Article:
: I hate to condemn a movie sight unseen, and the presence of Kimberly Peirce behind the camera makes me want to see something good in it—imagine, a horror movie centered on a young woman actually directed by another woman! But it's hard to suss out a rational reason (beyond name recognition) either to redo Brian De Palma's 1976 film or readapt Stephen King's novel of the same name (and from my understanding, De Palma's film didn't deviate enough from King's source to keep those tasks from seeming like basically the same thing), even (or especially) to bring it into the present day. Was either source insufficient for its lack of Internet bullying? Most troubling, to me, is the casting: Sissy Spacek had the look and unease of a true outcast, while Chloe Grace Moretz is one of those suffocatingly precocious child actors who hasn't yet outgrown the air of performance that surrounds all of her work: not joyful, weirded-out performance, but school-play effort disguised as master technique. She can be used well (like on 30 Rock
, an example that shouldn't count, because who wasn't used well on 30 Rock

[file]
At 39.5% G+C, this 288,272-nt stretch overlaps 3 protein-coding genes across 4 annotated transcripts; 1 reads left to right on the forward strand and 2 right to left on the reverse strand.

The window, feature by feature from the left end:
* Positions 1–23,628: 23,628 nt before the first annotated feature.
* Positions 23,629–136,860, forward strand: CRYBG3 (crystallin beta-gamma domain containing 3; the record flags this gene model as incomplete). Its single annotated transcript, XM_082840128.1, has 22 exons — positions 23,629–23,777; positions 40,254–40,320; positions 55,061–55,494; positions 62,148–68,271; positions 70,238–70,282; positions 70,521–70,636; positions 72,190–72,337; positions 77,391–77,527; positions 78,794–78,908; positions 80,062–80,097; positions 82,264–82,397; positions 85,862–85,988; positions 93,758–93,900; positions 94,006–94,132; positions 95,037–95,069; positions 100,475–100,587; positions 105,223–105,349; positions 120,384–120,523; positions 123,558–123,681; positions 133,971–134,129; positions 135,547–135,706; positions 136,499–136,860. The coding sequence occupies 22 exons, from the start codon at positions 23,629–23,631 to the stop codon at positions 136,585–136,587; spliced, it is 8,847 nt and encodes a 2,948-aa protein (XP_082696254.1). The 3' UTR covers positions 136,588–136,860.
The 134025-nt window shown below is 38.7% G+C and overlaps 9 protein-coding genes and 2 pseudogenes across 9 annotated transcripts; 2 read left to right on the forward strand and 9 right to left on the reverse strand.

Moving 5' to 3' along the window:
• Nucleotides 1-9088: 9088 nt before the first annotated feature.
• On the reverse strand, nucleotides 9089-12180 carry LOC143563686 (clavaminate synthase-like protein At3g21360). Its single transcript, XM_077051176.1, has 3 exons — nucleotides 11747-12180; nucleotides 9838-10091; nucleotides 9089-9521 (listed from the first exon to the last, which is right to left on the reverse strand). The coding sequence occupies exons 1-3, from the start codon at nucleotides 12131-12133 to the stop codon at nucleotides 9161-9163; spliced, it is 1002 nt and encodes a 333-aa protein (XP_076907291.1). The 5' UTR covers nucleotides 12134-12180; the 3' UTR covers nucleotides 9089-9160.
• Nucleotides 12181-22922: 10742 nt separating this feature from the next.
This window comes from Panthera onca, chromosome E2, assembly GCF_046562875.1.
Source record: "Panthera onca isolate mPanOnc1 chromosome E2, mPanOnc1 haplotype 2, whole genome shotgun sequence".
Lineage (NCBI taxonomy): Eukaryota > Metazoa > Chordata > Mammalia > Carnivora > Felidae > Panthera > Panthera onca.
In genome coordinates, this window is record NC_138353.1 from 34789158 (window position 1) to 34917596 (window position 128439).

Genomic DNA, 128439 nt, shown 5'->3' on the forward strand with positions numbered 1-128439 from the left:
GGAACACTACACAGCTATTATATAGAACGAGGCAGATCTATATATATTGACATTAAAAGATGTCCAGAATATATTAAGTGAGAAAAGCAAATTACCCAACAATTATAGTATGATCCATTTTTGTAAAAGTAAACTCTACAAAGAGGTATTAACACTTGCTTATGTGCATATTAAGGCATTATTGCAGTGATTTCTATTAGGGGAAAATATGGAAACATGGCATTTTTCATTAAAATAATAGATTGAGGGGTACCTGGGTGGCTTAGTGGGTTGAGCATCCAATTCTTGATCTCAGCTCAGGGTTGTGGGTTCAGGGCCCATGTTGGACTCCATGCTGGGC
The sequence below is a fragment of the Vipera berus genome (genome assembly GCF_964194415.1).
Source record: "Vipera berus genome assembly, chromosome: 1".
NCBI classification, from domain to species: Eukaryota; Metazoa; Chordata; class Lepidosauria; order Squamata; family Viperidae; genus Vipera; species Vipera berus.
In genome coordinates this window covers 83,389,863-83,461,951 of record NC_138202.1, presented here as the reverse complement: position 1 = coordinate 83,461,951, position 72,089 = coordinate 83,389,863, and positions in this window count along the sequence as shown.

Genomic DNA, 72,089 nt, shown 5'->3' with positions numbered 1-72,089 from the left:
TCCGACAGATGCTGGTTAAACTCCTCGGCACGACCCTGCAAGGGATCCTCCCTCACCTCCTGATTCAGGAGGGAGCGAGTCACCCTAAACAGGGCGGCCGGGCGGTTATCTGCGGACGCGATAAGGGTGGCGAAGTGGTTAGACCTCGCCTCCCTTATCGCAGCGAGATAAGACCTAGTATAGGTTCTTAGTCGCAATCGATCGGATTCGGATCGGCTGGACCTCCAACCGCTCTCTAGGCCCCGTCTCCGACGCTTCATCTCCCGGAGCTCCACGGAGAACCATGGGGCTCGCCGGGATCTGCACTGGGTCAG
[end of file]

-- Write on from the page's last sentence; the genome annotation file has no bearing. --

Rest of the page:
?) but I can't picture her matching Spacek's open-nerve tension. Still, this will probably make some money this weekend because it's somehow the only wide-release horror movie to come out in all of October—especially crazy in a year that has produced half a dozen horror hits. Horror money seems to ebb and flow with various trends; the decent Evil Dead
remake nonwithstanding, Carrie 2000
seems like it belongs with that spate of unimaginative 80s do-overs from a few years ago. But I'm still thinking about seeing it, because I already saw All the Boys Love Mandy Lane
and those DVR'd Nightmare on Elm Street
sequels may not cut it, Halloween-wise.